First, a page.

Canada Morocco Trade Agreement

Canada is conducting exploratory discussions on bilateral or multilateral free trade agreements with the following countries and trading blocs, although formal negotiations have not yet begun:[7] If Morocco signs the free trade agreement with Canada, it will be the first African country to conclude a free trade agreement with Canada; it will also strengthen its already extensive list of preferential free trade agreements. Canada and Morocco have agreed to begin free trade negotiations. In October 2009, consultations were launched with the public, Canadian provinces and territories, businesses and non-governmental organizations to define the scope of a potential free trade initiative with Morocco. A free trade agreement with Morocco would be Canada`s first with a country on the African continent. In 2009, bilateral merchandise trade with Morocco amounted to $513 million. Imports from Morocco totalled $138 million, mainly consisting of mandarins, nuts, textile clothing, electrical machinery and footwear. Canadian exports to Morocco totalled $375 million, mainly durum wheat, mineral fuels and oils, vehicles, pulses and pharmaceuticals. “If Morocco signs this agreement, it will be above all a matter of courting foreign investors.” The future agreement is also pharmacological. Morocco`s fourth largest import from Canada is medicine. In 2012, bilateral merchandise trade amounted to $522.6 million. Canadian merchandise exports to Morocco totalled $US 368.5 million in 2012. Canada`s top exports to Morocco in 2012 included wheat (mainly durum wheat, which accounted for 57.1% of Canadian exports to Morocco) as well as mineral fuels. Canada`s merchandise imports from Morocco totalled 154.1 million $US in 2012.

Among the main imports were edible fruits (mainly citrus fruits), mineral products (mainly fluorspar and calcium phosphate), woven clothing and fertilizers. Take your business to the next step. Explore the possibilities of expanding your presence in Morocco with the help of our trade commissioner service (TCS) and find out more about the trade relations between the two countries, market facts and other information. Another very sensitive subject for Anglo-Saxony: intellectual and commercial property. This point will certainly have a prominent place among the provisions of the Treaty. On the other hand, if you take a purely commercial approach that takes into account the asymmetry between our two economies, Canada will certainly benefit more than Morocco. According to the latest foreign trade statistics, our trade deficit with Canada in 2011 was DH 2.5 billion. Canada is consistently referred to as a trading nation, with total trade accounting for more than two-thirds of its GDP (the second highest level in the G7 after Germany). [1] [2] Of this total, about 75% are treated with countries that are part of free trade agreements with Canada, particularly with the United States, on the North American Free Trade Agreement (NAFTA). [3] At the end of 2014, Canadian bilateral trade reached $1 trillion for the first time. [4] Morocco has concluded an Association Agreement with the European Union (EU) which entered into force in March 2000 and provides for a total reduction in customs duties by 2012.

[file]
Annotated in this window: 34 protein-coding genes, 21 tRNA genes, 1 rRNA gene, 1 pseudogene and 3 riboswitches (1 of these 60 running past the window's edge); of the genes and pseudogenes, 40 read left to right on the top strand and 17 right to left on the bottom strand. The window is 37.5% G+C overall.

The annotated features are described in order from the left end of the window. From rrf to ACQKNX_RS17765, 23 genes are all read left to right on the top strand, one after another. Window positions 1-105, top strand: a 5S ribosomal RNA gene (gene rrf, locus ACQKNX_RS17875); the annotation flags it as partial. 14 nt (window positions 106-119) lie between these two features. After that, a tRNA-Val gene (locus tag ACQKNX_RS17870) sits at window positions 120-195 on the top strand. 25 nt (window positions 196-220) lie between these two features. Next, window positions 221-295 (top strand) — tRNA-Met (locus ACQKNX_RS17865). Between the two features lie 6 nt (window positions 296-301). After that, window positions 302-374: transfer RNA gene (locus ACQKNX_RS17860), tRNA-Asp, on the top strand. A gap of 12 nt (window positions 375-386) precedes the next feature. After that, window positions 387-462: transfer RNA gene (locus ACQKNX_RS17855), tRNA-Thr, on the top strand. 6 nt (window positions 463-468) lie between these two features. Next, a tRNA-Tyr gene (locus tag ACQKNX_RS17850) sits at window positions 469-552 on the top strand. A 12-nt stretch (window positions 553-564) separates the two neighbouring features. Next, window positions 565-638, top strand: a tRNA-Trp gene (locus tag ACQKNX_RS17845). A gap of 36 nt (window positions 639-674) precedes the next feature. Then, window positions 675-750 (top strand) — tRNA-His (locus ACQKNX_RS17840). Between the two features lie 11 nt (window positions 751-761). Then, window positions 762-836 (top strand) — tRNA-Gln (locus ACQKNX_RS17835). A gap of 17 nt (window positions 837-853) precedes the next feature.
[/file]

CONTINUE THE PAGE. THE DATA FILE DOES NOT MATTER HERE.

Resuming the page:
In March 2004, Morocco signed a free trade agreement with the United States, which entered into force on 1 January 2006. Morocco has also concluded free trade agreements with Tunisia, Egypt, Jordan (these four countries are signatories to the Agadir Declaration), EFTA and Turkey. Morocco is a member of the World Trade Organization (WTO) and the Greater Arab Free Trade Area (GAFTA). In October 2009, the Canadian government launched an extensive consultation process with the public, Canadian provinces and territories, businesses and non-governmental organizations to gather input and determine the scope of a possible free trade initiative with Morocco. In parallel with these consultations, representatives of the Governments of both countries participated in two exploratory cycles; first in Rabat in January 2009, then in Ottawa in June 2009. . .